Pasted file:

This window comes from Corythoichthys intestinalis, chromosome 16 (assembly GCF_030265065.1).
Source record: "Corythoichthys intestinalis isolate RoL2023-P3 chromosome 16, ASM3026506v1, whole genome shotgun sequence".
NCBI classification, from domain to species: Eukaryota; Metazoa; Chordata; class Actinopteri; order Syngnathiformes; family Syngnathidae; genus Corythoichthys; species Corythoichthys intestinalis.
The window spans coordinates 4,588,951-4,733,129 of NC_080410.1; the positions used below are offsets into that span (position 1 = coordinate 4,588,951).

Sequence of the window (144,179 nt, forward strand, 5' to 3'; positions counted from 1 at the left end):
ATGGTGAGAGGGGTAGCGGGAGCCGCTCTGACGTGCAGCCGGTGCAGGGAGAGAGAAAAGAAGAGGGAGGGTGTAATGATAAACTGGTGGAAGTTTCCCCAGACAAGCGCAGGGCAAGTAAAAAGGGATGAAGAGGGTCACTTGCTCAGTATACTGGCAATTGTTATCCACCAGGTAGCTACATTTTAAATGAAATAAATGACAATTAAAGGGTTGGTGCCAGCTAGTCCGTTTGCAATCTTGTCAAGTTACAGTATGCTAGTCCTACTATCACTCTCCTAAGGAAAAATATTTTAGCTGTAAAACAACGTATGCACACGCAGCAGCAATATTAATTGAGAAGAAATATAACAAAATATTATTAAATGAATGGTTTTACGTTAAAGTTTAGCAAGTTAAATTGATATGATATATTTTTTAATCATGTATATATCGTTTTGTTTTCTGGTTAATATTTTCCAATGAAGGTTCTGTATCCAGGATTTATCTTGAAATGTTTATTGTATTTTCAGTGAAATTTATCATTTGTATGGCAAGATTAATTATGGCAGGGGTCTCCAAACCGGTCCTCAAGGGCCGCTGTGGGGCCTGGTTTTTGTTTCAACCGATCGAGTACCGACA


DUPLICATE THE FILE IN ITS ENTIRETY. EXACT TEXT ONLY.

This window comes from Corythoichthys intestinalis, chromosome 16 (assembly GCF_030265065.1).
Source record: "Corythoichthys intestinalis isolate RoL2023-P3 chromosome 16, ASM3026506v1, whole genome shotgun sequence".
NCBI classification, from domain to species: Eukaryota; Metazoa; Chordata; class Actinopteri; order Syngnathiformes; family Syngnathidae; genus Corythoichthys; species Corythoichthys intestinalis.
The window spans coordinates 4,588,951-4,733,129 of NC_080410.1; the positions used below are offsets into that span (position 1 = coordinate 4,588,951).

Sequence of the window (144,179 nt, forward strand, 5' to 3'; positions counted from 1 at the left end):
ATGGTGAGAGGGGTAGCGGGAGCCGCTCTGACGTGCAGCCGGTGCAGGGAGAGAGAAAAGAAGAGGGAGGGTGTAATGATAAACTGGTGGAAGTTTCCCCAGACAAGCGCAGGGCAAGTAAAAAGGGATGAAGAGGGTCACTTGCTCAGTATACTGGCAATTGTTATCCACCAGGTAGCTACATTTTAAATGAAATAAATGACAATTAAAGGGTTGGTGCCAGCTAGTCCGTTTGCAATCTTGTCAAGTTACAGTATGCTAGTCCTACTATCACTCTCCTAAGGAAAAATATTTTAGCTGTAAAACAACGTATGCACACGCAGCAGCAATATTAATTGAGAAGAAATATAACAAAATATTATTAAATGAATGGTTTTACGTTAAAGTTTAGCAAGTTAAATTGATATGATATATTTTTTAATCATGTATATATCGTTTTGTTTTCTGGTTAATATTTTCCAATGAAGGTTCTGTATCCAGGATTTATCTTGAAATGTTTATTGTATTTTCAGTGAAATTTATCATTTGTATGGCAAGATTAATTATGGCAGGGGTCTCCAAACCGGTCCTCAAGGGCCGCTGTGGGGCCTGGTTTTTGTTTCAACCGATCGAGTACCGACA